Eventually the remains of Keisha’s baby, whom she had named Mavis, were reunited with Keisha’s body. They were cremated and their ashes, together in one urn, are with Tina.
“I miss my baby,” Tina said. “She should be here with me right now, and my grandbaby.” Mavis would be 2 years old.
Keisha’s sister, Nicole, also had an abortion at Southwestern and suffered complications so serious, she had to have a hysterectomy. She would advise any woman considering abortion to make another choice.
“This has impacted me and my family in ways you could not imagine,” Nicole said. “It has a tremendous amount of loss involved and I wish I had never done it.”
Tina and Nicole both wish Keisha had never set foot inside Southwestern.
WHAT WENT WRONG?
An autopsy performed by UNM’s Dr. Lauren Dvorscak concluded that Keisha died of a pregnancy-related pulmonary embolism - a blood clot in the lungs. The death was listed as “natural” and the autopsy report noted that “pulmonary embolism is the 6th leading cause of maternal mortality in the United States.”
But according to email transcripts obtained by Albuquerque attorney Michael Seibel, who last year filed a wrongful death lawsuit against Southwestern and UNM, some of the hospital’s medical staff were skeptical that it was really a pulmonary embolism that killed Keisha.
The autopsy report noted that Keisha “also had a high white blood cell count and other clinical features concerning for sepsis upon her hospital admission.” Keisha’s family believes that sepsis, a widespread infection, is what killed her.
Some hospital staffers seem to agree.
In an email dated July 20, 2017, Dr. Trenton Wray, an assistant professor of emergency medicine at the University of New Mexico Hospital, who was one of the physicians who treated Keisha, said: “Everything about her course was consistent with septic abortion … I have to admit, I was floored by the cause of death being a massive PE.”
Wray was asking for an opinion from Dr. Gary Hatch, a diagnostic radiology specialist, who responded:
“The autopsy report doesn’t make sense to me. Who did the autopsy?” Hatch also insisted “there was no massive PE at the time of the CPTA. Period.”
CPTA stands for computed pulmonary arteriogram, a test that would have detected a pulmonary embolism.
In a subsequent email to Lisa Hofler, who was primarily in charge of Keisha’s treatment in the emergency room, Wray said: “My personal opinion on it is that she had septic cardiomyopathy.”
In an email exchange between Dvorscak, who performed the autopsy, and Hatch, Keisha’s infection was mentioned again.
“I agree that everything makes sense for sepsis, and I’m not denying that she was septic and going through a septic abortion,” Dvorscak wrote.
In his response, Hatch asked: “Could a potential sequence here be PE due to DIC due to sepsis due to endometrial infection?”
DIC stands for disseminated intravascular coagulation, a dangerous blood condition that can lead to hemorrhaging. Retention of a dead fetus is one potential cause of DIC.
“I think the scenario you outlined is entirely plausible,” Dvorscak replied, “that everything may have been sort of a sequence from her underlying infection.”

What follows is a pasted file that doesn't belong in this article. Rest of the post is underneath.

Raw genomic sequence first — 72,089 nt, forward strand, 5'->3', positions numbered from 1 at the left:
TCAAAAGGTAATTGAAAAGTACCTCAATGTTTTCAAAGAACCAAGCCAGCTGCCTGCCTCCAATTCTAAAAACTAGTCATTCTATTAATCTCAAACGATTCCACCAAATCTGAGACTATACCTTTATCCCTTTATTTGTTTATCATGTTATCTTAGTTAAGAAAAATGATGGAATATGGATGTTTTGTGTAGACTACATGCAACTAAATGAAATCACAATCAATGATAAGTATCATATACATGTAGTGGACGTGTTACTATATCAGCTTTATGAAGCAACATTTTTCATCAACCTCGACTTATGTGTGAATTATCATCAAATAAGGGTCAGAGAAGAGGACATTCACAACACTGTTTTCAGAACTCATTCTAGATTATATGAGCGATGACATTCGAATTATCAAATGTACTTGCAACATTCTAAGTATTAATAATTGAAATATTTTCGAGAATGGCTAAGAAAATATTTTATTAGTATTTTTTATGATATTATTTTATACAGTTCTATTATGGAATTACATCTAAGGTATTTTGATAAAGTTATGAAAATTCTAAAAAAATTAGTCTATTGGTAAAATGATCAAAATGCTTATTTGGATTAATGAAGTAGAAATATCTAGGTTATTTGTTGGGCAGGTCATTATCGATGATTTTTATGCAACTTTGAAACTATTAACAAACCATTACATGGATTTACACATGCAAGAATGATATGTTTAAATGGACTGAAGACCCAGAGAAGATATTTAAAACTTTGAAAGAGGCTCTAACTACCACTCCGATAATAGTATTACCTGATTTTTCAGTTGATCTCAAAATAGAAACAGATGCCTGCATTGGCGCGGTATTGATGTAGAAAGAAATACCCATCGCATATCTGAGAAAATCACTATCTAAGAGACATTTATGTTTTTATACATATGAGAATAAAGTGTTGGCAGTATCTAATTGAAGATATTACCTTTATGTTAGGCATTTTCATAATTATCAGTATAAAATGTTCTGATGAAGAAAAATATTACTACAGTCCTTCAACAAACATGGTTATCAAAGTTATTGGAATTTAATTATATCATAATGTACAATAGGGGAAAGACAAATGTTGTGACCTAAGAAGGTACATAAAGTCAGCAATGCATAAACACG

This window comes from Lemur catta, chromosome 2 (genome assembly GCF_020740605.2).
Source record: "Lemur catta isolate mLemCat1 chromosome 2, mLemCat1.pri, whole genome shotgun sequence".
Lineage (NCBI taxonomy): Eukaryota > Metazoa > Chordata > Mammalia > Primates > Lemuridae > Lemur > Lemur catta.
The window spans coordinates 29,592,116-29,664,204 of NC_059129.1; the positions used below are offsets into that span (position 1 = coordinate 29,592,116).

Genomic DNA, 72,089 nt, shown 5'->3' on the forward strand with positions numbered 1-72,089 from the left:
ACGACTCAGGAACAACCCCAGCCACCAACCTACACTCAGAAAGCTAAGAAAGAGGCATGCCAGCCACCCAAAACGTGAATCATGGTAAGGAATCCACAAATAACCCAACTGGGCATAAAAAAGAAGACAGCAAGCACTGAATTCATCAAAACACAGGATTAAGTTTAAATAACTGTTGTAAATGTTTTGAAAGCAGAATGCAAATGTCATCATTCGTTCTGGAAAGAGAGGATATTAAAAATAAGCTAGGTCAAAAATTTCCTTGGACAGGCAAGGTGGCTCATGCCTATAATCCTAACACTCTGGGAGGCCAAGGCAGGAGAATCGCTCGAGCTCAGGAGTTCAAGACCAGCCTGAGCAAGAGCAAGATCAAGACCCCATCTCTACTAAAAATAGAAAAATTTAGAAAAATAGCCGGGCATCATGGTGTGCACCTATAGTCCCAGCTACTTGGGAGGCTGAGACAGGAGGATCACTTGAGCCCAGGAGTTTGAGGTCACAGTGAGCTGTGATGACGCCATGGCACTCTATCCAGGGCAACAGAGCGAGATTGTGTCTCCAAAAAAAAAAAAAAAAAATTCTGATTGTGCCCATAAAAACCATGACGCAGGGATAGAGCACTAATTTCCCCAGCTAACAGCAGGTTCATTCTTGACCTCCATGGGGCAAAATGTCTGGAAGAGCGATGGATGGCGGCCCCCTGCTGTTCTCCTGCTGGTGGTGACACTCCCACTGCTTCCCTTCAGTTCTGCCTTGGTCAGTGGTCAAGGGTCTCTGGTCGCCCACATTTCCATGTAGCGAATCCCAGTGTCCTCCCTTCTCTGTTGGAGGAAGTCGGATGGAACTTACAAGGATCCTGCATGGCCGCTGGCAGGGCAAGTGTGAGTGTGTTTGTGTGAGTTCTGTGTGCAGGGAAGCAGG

A month after these email exchanges, on Aug. 23, 2017, the Albuquerque Journal ran a story under the headline “Autopsy Rules Out Abortion as Cause of Death.”
In the story, New Mexico Chief Medical Investigator Dr. Kurt Nolte called Keisha’s death “a rare and tragic case for the family.” Southwestern, in a statement, said “All of us … are heartbroken by her death. Our thoughts and prayers are with her family.”
The Southwestern statement went on to berate pro-lifers who were trying to learn the truth about the death of a healthy 23-year-old during the abortion of her healthy baby:
“For those who oppose women’s reproductive justice to exploit this sad event by putting forth lies about abortion and the patient’s care is sickening.”
Tina Atkins has a different take on what’s sickening about this situation.
“These late-term abortions are killing our children, our mothers, our daughters,” she said. “And they’re just getting away with it. I wanted to raise my grandbaby. I can’t even do that now because I don’t have either one of them here.”
Another set of emails sent two days after the Journal story was published brought up another discrepancy.
Remember that UNM turned Keisha away when she went there seeking an abortion, instead sending her to Southwestern for an elective abortion of her six-month fetus. That makes it curious for Eve Espey, chairwoman of UNM’s Department of Obstetrics and Gynecology, to write: “… would you be willing to remove the word ‘elective’ – she qualifies under New Mexico’s definition of ‘medically indicated’ but I would suggest just saying ‘abortion.’ “
If her abortion was medically indicated, why was Keisha sent to an abortion business that, according to files collected by Seibel, had no emergency equipment on hand and whose doctors did not have hospital admitting privileges?
That’s just one of the many questions Keisha’s family want answered when the case is heard in December 2020.
They will also want to know why Southwestern waited more than nine hours before transferring her to the hospital, and why UNM waited more than five hours before sending her to an operating room to remove Keisha’s baby, who had been dead for about 60 hours at that point.
They would like the truth about the cause of death to come out – was it really a pulmonary embolism, or, as their lawsuit contends, did she die due to a septic infection that was overlooked until it was too late?